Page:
Thursday, August 13, 2009

Day 11 Perseid Meteor Shower

In this case, a picture isn't worth a 1000 words. Last night at anchor conditions were incredible to view the Perseis meteor shower; clear sky, wide open horizon, and no backround light at any point of the compass. Even the Captain refrained from his normal bedtime to view the shows opening act.

After a long day at sea today, the crew had to attend to ship's business; registering us with the dockmaster, filling water tanks, offloading garbage, and swabbing the deck. I was surprised to hear that I was the first to clean the decks this voyage... which made me wonder about the diligence of the crews before me.

The Captain appears to have a technology problem and is well behind in his log updates. In absence of the official ship's log, I can offer the following summary; great weather, great scenery, great people, and exceptional cuisine prepared by my Captain. I just wish we sailed more.

My Captain appears totally unaware of the technology I carry in my pocket. If he did, it surely would be confiscated.

The ship's clock has finished the midnight serenade... so it's bedtime....

Wednesday, August 12, 2009

Day 10 Anchors Away

Earlier in the trip the Captain grumbled about previous crew disappointments. I have now added to the list of grumblings.... Our plan was to anchor in Raspberry Bay, dingy over to a lighthouse, and grill our fresh Lake Trout for dinner.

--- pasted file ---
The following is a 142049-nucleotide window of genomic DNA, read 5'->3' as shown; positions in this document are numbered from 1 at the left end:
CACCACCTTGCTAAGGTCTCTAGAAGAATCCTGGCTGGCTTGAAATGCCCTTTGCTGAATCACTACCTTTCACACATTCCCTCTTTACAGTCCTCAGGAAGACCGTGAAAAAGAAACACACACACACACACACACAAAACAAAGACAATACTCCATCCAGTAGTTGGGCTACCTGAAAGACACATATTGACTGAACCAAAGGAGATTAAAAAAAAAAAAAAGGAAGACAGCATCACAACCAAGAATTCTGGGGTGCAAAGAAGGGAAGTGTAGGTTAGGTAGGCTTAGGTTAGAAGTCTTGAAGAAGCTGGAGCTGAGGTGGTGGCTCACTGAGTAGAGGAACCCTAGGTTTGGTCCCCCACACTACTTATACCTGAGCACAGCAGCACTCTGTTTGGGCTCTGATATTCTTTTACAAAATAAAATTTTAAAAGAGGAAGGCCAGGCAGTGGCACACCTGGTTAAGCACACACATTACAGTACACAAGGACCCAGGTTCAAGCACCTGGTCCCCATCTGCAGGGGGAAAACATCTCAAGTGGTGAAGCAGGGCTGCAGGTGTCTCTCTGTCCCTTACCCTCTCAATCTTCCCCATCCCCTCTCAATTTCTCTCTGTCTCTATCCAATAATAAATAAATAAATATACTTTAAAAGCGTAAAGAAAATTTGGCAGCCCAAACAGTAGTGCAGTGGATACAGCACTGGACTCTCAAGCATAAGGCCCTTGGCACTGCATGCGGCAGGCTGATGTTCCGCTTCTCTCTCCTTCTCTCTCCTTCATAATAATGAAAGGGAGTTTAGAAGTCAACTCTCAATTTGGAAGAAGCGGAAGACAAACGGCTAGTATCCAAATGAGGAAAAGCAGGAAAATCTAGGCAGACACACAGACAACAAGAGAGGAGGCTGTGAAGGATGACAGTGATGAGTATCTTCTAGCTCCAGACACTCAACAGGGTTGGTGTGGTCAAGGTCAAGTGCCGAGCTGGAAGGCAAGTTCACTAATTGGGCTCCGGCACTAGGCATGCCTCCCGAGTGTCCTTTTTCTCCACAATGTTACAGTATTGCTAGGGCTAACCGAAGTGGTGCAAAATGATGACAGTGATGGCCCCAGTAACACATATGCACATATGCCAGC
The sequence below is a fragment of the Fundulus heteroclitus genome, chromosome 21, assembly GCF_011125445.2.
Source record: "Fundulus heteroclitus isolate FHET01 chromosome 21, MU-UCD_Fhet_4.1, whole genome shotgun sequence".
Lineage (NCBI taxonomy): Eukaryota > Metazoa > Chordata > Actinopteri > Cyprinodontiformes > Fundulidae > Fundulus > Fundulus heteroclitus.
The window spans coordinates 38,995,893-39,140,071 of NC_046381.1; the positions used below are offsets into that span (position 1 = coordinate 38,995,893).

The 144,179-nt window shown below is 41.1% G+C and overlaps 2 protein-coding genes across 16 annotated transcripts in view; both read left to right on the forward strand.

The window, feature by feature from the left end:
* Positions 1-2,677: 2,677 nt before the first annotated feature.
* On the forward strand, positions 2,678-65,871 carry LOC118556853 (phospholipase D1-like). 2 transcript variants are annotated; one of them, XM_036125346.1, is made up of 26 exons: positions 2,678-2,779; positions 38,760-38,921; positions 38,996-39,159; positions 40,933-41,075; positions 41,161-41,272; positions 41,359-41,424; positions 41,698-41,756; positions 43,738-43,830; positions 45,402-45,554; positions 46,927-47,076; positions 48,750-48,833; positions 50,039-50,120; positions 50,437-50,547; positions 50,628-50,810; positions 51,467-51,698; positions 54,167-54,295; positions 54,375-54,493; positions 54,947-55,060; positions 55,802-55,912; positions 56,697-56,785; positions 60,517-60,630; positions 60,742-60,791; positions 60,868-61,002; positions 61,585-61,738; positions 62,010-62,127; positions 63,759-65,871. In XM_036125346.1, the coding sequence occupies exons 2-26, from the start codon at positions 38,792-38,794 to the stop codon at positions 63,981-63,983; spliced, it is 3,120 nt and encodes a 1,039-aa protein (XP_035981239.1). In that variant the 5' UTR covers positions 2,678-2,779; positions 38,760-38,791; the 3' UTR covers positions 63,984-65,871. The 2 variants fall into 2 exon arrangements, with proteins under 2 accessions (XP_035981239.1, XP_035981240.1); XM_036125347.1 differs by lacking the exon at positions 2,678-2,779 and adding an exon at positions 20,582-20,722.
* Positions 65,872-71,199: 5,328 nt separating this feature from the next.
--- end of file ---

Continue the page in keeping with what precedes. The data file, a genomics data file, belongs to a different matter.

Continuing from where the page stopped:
Since this was our first anchorage, the Captain took me to the bow for an anchoring tutoral. Shortly after returning to the helm, he issued the command to drop anchor. I released the windlass and the familiar sound of rumbling chain confirmed the anchor was on its way to the bottom. My unfamiliarity with this ship's anchoring apparatus caused me to briefly remove my hand from the winch lever. It took only a moment for the lever to launch out of the winch into the depths of the anchor locker. Without the ability to provide friction, the chain accelerated rapidly creating an uncontrolled release of chain. I instinctively jumped into the locker to retrieve the lever. The confines of the locker made retrieval impossible, so a quick stomp on the chain stopped the release a few links shy of an empty locker.

My predicament of keeping the chain secure while somehow retrieving the windlass lever from the bottom of the locker was solved when the shadow of the captain was cast upon me. Captain Kip firmly placed his foot on the chain allowing me to re-enter head first to retrieve the lever and brake the windlass.

After the Captain was sure the bow escapades were over, he returned to the helm and set the anchor. I returned to a silent cockpit and a disappointed Captain.

Monday, August 10, 2009

Day 7,8 &9, Crew Booted

I've spent the last three days putting some significant miles on my boots. Big Bay State Park on Madeline Island and the Stockton Island wilderness had exceptional vistas and challenging terain. At a minimum, I've seen close to 35 trail miles over the last three days (which is 3 times the distance we've sailed during the same time). My Captain's boots are not as well traveled; electing only to do only a one mile hike with the crew.